The past year has driven a significant shift in spending habits and consumption patterns. More than two-thirds of Americans said the pandemic helped them find new ways to cut back on spending and 64% said their spending will be permanently changed, according to a TD Ameritrade survey at the end of May 2020.

Faced with economic uncertainty, consumers are padding their wallets in place of their closets, thinking twice before they buy and reevaluating their needs. “Consumers seem to be stripping down the non-essentials and focusing on what they truly value,” Jacqueline Rabot, one of the designers behind upcycled ready-to-wear label Rabôt, told Vogue.

Now, brands are reflecting these attitudes in their visual language, paring back for a simplified, unfussy look.

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Nendo
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Japan Airlines was given a minimalist makeover in January 2021. Design firm Nendo reimagined the airline’s on-board aesthetic, redesigning everything from the meal trays to the slippers to the earplug wrappers for a streamlined, calming and peaceful experience. The design features a neutral palette, clean lines and little embellishment—the only nod to the Japan Airlines logo is a discreet, unmarked red tag.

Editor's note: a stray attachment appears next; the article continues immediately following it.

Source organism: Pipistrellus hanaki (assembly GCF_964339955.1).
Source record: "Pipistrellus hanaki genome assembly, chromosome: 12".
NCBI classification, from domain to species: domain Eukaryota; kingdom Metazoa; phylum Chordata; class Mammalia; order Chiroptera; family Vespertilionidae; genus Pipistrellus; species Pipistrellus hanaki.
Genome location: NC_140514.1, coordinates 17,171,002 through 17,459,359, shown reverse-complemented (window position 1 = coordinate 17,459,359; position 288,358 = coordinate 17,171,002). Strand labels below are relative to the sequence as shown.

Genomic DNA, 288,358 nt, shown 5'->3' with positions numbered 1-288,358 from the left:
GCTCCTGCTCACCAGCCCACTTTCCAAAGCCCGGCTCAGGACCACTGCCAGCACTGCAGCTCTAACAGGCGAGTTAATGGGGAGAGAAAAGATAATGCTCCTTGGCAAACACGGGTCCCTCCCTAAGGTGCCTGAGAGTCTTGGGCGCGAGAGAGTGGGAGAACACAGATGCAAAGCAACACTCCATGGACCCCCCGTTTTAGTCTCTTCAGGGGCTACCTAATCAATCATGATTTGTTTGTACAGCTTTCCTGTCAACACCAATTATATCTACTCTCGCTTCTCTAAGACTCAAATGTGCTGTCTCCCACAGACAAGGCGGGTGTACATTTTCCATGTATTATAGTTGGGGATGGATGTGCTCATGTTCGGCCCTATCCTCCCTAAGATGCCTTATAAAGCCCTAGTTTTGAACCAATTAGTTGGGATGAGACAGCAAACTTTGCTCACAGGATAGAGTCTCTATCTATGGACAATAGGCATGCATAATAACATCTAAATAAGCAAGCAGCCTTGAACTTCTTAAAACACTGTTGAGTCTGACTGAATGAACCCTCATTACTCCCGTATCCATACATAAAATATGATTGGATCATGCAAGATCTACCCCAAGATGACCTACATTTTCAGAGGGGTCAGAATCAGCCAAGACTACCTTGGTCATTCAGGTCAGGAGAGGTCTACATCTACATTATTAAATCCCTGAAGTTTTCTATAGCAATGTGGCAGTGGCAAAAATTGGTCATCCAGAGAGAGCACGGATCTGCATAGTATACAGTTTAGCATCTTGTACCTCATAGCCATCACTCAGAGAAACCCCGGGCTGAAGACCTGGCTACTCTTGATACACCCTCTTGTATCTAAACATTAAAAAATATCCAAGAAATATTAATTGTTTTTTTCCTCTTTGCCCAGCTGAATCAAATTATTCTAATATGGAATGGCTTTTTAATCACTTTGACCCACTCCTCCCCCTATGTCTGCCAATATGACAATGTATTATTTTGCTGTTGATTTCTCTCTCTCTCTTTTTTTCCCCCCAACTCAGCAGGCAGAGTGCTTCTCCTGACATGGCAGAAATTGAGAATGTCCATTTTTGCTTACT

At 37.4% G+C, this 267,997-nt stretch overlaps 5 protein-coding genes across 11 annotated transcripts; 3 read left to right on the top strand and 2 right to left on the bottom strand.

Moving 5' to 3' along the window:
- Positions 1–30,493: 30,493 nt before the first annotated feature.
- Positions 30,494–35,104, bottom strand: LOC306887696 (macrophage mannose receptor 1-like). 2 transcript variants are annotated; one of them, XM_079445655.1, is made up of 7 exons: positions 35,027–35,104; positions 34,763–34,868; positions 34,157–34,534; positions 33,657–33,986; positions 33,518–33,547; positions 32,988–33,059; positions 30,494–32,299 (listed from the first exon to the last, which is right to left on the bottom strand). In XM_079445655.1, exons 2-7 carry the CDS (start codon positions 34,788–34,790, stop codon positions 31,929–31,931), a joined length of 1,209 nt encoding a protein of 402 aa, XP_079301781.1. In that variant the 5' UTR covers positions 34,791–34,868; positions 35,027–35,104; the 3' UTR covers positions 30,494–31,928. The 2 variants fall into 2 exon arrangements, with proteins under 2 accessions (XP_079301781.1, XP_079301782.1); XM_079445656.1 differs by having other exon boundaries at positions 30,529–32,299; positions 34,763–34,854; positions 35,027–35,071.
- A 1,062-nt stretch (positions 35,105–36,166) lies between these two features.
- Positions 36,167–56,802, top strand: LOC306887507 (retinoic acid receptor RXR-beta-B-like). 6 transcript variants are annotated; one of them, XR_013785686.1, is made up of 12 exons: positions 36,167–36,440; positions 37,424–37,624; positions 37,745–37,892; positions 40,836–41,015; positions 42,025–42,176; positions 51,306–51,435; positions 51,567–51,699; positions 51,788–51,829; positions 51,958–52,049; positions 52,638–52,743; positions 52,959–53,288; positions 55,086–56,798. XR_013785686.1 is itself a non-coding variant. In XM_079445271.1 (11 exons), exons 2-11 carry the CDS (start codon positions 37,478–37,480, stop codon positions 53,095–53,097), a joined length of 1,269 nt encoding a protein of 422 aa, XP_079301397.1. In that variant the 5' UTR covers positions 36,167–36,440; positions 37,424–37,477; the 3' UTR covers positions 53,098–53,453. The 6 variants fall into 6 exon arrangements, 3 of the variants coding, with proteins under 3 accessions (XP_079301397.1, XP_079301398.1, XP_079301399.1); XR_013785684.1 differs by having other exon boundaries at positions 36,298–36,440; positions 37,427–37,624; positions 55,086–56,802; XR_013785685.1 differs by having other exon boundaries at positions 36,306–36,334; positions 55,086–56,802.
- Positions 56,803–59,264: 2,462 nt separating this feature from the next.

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Burger King
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Burger King is also opting for a minimalist visual identity. In January 2021, the fast-food chain introduced its first complete rebrand in over 20 years, which includes a simplified logo, understated uniforms and streamlined menu boards, restaurant signage and packaging. “The new minimalist logo seamlessly…pays homage to the brand heritage with a refined design that’s confident, simple and fun,” the brand said in a statement.

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Toyota

The understated rebrand follows a procession of car makers that returned to simplified, two-dimensional logos in the summer of 2020. After rebranding with three-dimensional, chrome-effect logos in the 80s and 90s, auto brands like Audi, Volkswagon, Nissan, BMW and Toyota are now returning to minimalist flat logo designs and ditching brand wordmarks.

“Design is one of the most essential tools we have for communicating who we are and what we value,” said Raphael Abreu, head of design at Restaurant Brands International, which owns the Burger King brand. Now, at a time when excess consumption is waning, brands are using that tool to reflect the shifting culture.

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